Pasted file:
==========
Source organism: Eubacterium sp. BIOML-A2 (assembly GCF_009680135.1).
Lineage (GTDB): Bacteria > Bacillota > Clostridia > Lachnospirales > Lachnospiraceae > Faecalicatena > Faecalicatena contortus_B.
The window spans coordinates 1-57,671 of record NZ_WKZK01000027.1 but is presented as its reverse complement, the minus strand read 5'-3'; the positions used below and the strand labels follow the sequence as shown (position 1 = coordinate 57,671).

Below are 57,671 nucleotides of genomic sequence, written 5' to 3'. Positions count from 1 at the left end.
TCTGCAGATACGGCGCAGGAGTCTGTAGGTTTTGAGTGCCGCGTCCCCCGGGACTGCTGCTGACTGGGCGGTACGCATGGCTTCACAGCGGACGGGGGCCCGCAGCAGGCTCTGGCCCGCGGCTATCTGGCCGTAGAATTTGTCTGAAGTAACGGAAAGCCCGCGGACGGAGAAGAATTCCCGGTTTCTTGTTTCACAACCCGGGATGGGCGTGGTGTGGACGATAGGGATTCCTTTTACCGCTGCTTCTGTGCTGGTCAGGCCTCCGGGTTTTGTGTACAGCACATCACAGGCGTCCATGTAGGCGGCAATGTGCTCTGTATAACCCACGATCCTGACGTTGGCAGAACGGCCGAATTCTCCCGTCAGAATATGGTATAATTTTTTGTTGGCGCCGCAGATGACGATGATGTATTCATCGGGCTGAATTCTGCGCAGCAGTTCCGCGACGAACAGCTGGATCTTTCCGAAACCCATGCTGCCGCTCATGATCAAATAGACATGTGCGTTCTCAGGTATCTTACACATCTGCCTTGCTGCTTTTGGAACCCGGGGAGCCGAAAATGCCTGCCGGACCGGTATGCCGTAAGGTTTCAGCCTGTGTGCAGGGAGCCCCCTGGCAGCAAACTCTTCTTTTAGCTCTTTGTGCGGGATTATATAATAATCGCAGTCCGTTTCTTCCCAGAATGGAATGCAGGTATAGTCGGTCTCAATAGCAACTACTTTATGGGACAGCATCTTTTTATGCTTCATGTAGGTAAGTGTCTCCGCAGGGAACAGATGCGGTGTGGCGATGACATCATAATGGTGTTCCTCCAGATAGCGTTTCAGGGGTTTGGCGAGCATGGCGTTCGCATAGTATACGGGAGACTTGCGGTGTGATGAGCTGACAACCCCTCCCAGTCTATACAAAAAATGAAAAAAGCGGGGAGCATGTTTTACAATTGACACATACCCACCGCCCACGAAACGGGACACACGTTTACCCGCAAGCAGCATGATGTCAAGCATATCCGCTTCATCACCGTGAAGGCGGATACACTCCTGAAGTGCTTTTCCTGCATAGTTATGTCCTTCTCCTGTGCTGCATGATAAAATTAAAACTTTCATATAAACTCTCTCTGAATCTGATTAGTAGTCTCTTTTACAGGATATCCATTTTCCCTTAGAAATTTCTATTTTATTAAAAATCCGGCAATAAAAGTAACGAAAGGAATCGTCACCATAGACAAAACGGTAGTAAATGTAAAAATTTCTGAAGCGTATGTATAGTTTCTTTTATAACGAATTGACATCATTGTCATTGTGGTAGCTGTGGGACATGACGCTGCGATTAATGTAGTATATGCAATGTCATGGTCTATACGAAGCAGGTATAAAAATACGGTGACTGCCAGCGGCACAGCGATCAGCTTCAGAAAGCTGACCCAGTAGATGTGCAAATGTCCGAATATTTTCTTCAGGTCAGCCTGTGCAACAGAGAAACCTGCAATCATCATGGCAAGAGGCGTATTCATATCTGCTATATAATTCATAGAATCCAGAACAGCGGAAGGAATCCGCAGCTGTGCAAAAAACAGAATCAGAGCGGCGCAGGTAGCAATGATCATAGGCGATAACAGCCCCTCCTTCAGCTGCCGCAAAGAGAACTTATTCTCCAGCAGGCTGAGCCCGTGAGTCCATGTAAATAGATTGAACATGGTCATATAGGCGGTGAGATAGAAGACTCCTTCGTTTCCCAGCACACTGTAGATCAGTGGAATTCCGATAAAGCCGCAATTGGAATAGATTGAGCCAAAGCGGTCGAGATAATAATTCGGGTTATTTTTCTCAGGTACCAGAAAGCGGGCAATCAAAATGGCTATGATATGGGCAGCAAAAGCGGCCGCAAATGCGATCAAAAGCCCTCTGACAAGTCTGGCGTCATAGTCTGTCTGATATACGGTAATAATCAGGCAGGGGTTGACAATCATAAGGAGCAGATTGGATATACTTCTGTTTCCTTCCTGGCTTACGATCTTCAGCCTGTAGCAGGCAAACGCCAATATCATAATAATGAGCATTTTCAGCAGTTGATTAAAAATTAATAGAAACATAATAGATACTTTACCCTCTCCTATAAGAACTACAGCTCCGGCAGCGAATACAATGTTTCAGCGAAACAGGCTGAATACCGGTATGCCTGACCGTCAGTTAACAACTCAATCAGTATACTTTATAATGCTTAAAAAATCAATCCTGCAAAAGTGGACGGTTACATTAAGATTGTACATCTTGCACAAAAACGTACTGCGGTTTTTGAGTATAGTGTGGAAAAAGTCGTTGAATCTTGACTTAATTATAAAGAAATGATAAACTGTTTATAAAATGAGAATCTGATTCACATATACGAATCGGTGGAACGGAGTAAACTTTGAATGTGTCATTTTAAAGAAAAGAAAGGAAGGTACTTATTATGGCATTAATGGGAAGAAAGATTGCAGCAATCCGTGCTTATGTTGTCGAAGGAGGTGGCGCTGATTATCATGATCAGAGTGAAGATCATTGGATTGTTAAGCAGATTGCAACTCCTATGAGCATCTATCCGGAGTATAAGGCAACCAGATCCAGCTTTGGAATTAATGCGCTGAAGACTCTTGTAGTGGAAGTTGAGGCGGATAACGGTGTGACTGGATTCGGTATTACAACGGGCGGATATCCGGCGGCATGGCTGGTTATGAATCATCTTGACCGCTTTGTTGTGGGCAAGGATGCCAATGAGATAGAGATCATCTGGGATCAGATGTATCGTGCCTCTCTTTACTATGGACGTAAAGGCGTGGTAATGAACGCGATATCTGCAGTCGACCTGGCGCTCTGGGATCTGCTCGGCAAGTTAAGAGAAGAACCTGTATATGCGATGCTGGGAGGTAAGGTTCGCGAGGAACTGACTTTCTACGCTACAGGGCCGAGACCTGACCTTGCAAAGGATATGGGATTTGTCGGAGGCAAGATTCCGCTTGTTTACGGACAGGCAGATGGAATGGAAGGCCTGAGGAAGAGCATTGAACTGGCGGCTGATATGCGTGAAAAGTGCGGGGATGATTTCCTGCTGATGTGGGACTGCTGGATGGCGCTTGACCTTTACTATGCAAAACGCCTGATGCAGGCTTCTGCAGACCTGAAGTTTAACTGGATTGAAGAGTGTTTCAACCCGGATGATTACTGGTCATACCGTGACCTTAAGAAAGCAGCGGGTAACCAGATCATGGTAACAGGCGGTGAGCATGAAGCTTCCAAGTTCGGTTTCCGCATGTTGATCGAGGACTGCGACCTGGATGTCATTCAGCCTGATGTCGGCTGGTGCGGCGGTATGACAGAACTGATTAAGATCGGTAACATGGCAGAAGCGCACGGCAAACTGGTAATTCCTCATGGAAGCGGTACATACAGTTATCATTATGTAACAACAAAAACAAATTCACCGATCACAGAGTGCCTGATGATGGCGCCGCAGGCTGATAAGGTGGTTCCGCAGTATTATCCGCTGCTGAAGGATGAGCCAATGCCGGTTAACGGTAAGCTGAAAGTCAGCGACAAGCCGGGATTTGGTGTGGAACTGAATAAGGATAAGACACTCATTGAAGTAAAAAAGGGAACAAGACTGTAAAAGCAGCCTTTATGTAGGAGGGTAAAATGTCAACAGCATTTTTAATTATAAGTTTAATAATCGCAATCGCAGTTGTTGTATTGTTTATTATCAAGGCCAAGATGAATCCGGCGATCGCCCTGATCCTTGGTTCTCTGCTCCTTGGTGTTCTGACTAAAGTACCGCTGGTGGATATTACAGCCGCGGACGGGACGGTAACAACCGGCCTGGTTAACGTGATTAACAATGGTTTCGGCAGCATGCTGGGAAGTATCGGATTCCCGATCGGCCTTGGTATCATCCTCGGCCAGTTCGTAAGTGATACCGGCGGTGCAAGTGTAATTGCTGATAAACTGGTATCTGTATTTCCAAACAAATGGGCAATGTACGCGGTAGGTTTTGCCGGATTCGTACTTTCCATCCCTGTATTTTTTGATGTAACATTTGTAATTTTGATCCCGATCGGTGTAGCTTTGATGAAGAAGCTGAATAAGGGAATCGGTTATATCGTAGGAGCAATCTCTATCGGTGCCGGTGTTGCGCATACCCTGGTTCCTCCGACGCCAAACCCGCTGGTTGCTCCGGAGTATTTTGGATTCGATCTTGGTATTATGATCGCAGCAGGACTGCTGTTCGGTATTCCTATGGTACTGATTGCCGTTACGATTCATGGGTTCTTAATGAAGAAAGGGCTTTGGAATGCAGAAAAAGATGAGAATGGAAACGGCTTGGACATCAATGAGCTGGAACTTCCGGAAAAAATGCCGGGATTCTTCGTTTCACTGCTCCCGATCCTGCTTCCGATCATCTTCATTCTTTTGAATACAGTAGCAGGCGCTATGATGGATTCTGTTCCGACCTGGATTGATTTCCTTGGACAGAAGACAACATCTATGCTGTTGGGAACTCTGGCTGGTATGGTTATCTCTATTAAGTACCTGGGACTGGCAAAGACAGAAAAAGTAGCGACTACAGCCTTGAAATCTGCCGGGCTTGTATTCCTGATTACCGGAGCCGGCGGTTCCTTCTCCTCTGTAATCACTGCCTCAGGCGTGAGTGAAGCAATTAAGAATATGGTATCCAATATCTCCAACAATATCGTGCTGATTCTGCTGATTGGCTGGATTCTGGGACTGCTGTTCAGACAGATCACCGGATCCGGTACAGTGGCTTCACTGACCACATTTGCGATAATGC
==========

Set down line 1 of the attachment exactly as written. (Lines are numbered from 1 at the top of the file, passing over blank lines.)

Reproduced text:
Source organism: Eubacterium sp. BIOML-A2 (assembly GCF_009680135.1).